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Among the highlights is Audi’s new virtual cockpit display. It uses a 2.3-inch TFT monitor set within the instrument binnacle and is operated by a rotary control placed on the centre console.

Recalling the driving environment of the TT coupé, you sit quite low, with the waistline up around shoulder height. Resisting the temptation to turn the high-riding TT into a fully fledged five-seater, Audi has given the Offroad concept individual rear seats with integrated headrests, providing it with accommodation for up to four – a layout mirrored by the TT Sportback.

Hinting at plans to bring hybrid drive to the TT line-up for the first time, the TT Offroad showcases a powerful petrol-electric drivetrain in combination with a multi-plate-clutch four-wheel drive system.

Mounted transversely up front is a turbocharged 2.0-litre four-cylinder petrol engine that produces 288bhp and 280lb ft. It sends power to the front wheels via a six-speed dual-clutch gearbox, which houses an electric motor that provides an extra 54bhp and 162lb ft.

Within the rear axle is a second electric motor that produces 114bhp and 199lb ft – all of which is channelled to the rear wheels via a single-ratio gearbox. Energy for the electric motors is provided by a 12kWh lithium-ion battery.

Audi’s computer simulations point to a 0-62mph time of just 5.2sec and a top speed of 155mph. But when we piloted the stylish SUV up and down the promenade, the pace was a good deal more relaxed and achieved purely in electric mode, in which it operates solely in rear-wheel drive using power from the rear-mounted electric motor.

Officially, the electric range is put at 31 miles at speeds up to 81mph. In hybrid mode, during which all three power sources are called upon for propulsion, the TT Offroad is claimed to have combined average economy of 149mpg – a figure that corresponds to average CO2 emissions of just 45g/km and an overall range of 547 miles.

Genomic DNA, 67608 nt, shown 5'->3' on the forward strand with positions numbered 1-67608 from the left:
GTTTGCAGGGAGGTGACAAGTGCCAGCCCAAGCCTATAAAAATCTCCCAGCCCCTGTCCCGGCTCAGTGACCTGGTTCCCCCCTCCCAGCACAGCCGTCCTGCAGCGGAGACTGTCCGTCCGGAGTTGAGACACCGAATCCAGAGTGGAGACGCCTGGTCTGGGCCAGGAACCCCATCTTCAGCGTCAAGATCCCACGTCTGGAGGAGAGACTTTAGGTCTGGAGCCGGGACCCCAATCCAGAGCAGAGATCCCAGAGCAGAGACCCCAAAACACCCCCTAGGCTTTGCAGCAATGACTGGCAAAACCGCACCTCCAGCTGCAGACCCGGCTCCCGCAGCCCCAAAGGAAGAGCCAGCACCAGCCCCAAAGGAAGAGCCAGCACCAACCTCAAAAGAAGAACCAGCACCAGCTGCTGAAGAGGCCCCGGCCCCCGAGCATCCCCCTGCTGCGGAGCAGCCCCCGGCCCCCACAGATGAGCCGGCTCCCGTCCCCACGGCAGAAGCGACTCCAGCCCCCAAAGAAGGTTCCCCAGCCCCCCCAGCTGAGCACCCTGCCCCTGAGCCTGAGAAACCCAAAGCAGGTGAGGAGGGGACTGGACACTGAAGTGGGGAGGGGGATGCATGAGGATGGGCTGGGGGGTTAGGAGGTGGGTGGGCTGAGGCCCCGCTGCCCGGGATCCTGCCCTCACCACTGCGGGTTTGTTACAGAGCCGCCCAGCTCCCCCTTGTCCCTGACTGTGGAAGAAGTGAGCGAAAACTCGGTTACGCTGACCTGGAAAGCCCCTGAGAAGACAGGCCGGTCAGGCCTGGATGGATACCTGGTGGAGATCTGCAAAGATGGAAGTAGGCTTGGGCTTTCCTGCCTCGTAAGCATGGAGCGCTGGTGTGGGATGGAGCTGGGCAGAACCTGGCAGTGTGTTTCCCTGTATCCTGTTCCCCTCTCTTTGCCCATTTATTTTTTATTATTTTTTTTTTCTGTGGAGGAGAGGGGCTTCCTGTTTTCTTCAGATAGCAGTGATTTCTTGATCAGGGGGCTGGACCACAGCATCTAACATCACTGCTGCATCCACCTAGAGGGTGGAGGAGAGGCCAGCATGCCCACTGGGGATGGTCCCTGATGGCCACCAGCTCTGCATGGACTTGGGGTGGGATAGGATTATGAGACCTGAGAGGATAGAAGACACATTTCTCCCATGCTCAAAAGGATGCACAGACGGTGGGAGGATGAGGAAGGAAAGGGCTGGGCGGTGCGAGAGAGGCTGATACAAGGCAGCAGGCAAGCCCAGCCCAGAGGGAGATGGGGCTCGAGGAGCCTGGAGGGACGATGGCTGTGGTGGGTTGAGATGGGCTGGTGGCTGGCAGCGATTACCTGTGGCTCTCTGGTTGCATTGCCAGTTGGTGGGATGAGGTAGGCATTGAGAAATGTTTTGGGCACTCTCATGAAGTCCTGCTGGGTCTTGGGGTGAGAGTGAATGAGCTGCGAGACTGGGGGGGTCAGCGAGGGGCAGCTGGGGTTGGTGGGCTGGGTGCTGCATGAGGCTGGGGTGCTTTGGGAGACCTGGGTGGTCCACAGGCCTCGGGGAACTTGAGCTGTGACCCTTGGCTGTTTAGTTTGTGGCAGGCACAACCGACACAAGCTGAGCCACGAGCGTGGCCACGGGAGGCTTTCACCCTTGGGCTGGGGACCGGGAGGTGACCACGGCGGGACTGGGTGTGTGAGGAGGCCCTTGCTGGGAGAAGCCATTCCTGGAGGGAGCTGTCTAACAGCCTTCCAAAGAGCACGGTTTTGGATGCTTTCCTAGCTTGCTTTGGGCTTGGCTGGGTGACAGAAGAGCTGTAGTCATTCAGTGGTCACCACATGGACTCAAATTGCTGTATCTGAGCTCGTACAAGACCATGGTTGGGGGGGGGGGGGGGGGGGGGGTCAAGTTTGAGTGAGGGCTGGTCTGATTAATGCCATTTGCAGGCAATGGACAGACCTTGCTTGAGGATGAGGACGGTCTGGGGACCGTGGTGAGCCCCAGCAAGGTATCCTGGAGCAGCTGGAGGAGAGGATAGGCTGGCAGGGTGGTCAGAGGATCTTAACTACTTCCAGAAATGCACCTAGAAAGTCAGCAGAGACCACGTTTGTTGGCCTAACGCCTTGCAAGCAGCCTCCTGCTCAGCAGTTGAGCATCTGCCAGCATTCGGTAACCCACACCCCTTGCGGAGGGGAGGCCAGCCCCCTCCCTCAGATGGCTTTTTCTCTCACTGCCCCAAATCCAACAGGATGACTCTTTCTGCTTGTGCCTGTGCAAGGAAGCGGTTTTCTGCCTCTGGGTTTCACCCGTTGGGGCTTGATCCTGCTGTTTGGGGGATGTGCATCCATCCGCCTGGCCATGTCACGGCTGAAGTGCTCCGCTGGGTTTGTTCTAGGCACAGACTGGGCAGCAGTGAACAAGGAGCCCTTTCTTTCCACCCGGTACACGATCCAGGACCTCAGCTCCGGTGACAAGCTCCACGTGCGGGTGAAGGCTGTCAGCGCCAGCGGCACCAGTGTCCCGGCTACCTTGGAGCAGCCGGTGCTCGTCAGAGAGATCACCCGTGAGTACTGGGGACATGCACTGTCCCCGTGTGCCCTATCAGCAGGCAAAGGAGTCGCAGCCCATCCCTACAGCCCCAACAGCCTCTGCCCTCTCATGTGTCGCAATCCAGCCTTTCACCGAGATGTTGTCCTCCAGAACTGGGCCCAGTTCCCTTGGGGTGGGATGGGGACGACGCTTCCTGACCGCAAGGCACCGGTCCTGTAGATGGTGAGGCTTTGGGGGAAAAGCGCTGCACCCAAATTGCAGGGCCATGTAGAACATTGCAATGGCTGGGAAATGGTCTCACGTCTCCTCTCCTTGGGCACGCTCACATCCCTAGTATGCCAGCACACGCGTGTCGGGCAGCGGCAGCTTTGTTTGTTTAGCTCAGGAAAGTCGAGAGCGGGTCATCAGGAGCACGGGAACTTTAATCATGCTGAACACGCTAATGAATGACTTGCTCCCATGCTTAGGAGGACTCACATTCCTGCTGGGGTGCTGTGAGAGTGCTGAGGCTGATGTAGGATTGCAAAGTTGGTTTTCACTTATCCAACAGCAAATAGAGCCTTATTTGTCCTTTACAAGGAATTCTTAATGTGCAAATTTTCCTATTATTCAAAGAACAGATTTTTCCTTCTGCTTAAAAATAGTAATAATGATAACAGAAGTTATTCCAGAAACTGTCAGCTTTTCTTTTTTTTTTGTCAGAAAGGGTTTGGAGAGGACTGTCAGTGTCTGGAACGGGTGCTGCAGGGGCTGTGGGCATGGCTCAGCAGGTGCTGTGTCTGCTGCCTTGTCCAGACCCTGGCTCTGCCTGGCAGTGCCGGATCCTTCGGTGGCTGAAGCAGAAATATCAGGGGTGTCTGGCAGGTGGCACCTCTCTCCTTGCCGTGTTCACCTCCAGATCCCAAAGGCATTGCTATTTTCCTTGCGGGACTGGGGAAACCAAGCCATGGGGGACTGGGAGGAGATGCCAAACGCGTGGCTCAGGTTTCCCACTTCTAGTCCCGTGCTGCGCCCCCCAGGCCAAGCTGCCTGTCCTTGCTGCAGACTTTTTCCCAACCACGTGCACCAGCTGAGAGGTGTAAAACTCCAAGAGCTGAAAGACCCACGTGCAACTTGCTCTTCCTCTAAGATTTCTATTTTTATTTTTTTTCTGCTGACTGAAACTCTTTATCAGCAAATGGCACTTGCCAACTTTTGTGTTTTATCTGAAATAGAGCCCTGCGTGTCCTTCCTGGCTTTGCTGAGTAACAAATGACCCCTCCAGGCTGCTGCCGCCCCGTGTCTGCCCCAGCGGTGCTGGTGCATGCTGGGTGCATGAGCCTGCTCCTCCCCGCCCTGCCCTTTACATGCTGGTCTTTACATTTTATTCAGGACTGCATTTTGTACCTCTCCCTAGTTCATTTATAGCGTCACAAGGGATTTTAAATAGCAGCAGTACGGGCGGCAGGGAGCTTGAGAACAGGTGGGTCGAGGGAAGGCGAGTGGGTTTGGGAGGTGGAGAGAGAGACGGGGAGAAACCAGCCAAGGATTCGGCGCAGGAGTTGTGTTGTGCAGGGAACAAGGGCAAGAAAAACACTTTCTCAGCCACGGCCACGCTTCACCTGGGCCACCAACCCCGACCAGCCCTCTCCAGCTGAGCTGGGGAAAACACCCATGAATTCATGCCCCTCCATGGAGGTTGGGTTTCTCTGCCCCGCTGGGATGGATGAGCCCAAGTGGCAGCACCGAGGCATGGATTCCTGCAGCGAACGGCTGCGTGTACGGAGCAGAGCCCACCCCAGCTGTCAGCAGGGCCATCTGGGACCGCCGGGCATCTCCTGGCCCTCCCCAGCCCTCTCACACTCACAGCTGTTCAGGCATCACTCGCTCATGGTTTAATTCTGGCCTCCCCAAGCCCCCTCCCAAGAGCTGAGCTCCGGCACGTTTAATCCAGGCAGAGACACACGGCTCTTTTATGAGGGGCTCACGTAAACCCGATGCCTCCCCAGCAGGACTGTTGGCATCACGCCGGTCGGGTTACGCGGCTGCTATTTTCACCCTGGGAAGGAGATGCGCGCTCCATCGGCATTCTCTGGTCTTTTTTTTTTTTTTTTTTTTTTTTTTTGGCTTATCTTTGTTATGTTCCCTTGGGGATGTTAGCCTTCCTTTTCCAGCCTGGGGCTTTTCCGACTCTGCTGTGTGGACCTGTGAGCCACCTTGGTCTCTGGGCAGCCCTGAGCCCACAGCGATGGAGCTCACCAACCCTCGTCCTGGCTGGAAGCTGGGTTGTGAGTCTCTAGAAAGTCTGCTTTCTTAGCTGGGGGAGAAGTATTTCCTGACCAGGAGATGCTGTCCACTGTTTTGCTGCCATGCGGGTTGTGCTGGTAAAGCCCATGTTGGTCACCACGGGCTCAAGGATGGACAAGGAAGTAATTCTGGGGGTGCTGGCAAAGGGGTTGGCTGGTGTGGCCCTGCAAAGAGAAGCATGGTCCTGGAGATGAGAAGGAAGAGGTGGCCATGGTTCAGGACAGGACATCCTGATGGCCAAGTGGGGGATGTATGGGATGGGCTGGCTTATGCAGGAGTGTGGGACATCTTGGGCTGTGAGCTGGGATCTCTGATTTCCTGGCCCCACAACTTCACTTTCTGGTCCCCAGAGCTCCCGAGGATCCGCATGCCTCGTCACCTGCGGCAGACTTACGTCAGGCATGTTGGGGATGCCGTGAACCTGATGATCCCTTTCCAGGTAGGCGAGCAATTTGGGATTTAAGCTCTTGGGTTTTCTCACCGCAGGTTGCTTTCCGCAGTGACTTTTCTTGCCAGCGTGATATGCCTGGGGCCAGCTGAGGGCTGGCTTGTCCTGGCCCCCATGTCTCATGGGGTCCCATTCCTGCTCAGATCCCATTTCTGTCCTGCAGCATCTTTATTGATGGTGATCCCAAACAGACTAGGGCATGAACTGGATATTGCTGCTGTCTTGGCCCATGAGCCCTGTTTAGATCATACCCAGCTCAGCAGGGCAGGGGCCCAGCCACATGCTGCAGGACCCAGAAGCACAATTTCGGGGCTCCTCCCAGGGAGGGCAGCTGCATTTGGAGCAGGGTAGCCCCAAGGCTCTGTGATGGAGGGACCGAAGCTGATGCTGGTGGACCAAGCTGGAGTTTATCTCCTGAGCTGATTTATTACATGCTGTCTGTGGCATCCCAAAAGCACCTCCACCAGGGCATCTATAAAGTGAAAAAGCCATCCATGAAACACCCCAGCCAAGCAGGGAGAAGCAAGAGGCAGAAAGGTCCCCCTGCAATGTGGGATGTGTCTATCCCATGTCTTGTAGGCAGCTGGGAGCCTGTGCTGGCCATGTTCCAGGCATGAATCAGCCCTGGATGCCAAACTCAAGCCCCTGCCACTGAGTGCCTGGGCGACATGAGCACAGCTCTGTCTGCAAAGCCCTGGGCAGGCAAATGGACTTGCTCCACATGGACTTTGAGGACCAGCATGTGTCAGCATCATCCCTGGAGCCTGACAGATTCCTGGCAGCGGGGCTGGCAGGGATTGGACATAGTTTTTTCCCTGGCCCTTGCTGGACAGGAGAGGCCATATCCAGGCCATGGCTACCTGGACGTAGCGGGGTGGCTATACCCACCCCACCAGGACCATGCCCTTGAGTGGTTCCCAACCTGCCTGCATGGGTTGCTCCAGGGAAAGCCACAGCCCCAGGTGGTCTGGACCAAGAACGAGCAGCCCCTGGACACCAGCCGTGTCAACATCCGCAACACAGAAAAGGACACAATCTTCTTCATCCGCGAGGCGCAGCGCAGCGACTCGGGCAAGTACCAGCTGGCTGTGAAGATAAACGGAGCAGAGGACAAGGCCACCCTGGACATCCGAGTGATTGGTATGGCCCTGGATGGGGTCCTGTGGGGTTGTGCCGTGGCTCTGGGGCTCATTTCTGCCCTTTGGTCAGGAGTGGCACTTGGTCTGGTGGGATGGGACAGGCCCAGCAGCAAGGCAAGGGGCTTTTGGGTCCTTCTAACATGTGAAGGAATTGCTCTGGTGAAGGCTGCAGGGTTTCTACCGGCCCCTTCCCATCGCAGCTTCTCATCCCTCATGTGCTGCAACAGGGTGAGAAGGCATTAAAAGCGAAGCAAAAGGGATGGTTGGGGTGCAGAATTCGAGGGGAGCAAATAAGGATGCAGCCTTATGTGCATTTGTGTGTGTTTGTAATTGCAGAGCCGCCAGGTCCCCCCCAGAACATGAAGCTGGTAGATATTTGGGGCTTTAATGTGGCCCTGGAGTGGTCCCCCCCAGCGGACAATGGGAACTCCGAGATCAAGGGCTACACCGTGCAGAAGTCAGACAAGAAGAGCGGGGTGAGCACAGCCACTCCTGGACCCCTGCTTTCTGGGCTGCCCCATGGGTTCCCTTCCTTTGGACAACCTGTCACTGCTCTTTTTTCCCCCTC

Previewing plans for its upcoming R8 e-tron, Audi has also provided the TT Offroad with wireless charging, which allows the car simply to be parked in a suitable position for its battery to be recharged in a similar timeframe to that offered by a conventional cable.  

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Residing under the clamshell-style bonnet of the TT Sportback is a more conventional drivetrain in the form of a heavily tuned version of the turbocharged 2.0-litre engine that is used by the latest TTS coupé and known internally as the EA888.

Mounted transversely, it is claimed to deliver an additional 85bhp and 52lb ft over the standard unit used by the TTS coupé, providing the TT Sportback with a stout 395bhp at 6400rpm along with 332lb ft of torque on an extraordinarily wide range of revs between 2400rpm and 6000rpm. 

Among the power-enhancing modifications used to achieve a specific output tantalisingly close to 200bhp per litre is a new turbocharger tuned to deliver a maximum 1.8 bar of boost pressure, a reworked cylinder head with increased gas flow rates, revisions to the variable camshaft adjustment and the two-stage variable valve-lift system and indirect fuel injection on part-throttle loads for improved combustion efficiency.

The heady reserves are channelled through a six-speed S-tronic dual-clutch automatic gearbox with remote steering-wheel-mounted paddles and a multi-plate-clutch four-wheel drive system mounted within the rear axle for improved front-to-rear weight distribution.

So configured, the car is capable of a claimed 0-62mph time of just 3.9sec, which is 0.7sec quicker than the TTS coupé, and a 155mph top speed.

As with its sister car, though, we were only able to drive the TT Sportback at a mild pace within the confines of a car park. With its front seats positioned at the same height as those in the TT coupé and the steering wheel near to vertical, it feels a good deal more sporting than its five-door layout suggests. But with relatively small door apertures, getting in to the rear is not easy at all. 

The TT Offroad and TT Sportback are superbly constructed by concept car standards and highly convincing as conveyers of how Audi intends to expand the TT line-up.

If I was a betting man, I’d put my money on the TT Offroad reaching production first, despite its apparent similarities with the existing Q3. With the popularity of compact SUVs as strong that they are right now, it would undoubtedly provide stiff competition to the Range Rover Evoque.

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For me, though, it is the TT Sportback that holds greater fascination. Bolder and more stylish than the A3 saloon, it would be the perfect foil to the Mercedes-Benz CLA. Over to you, Rupert…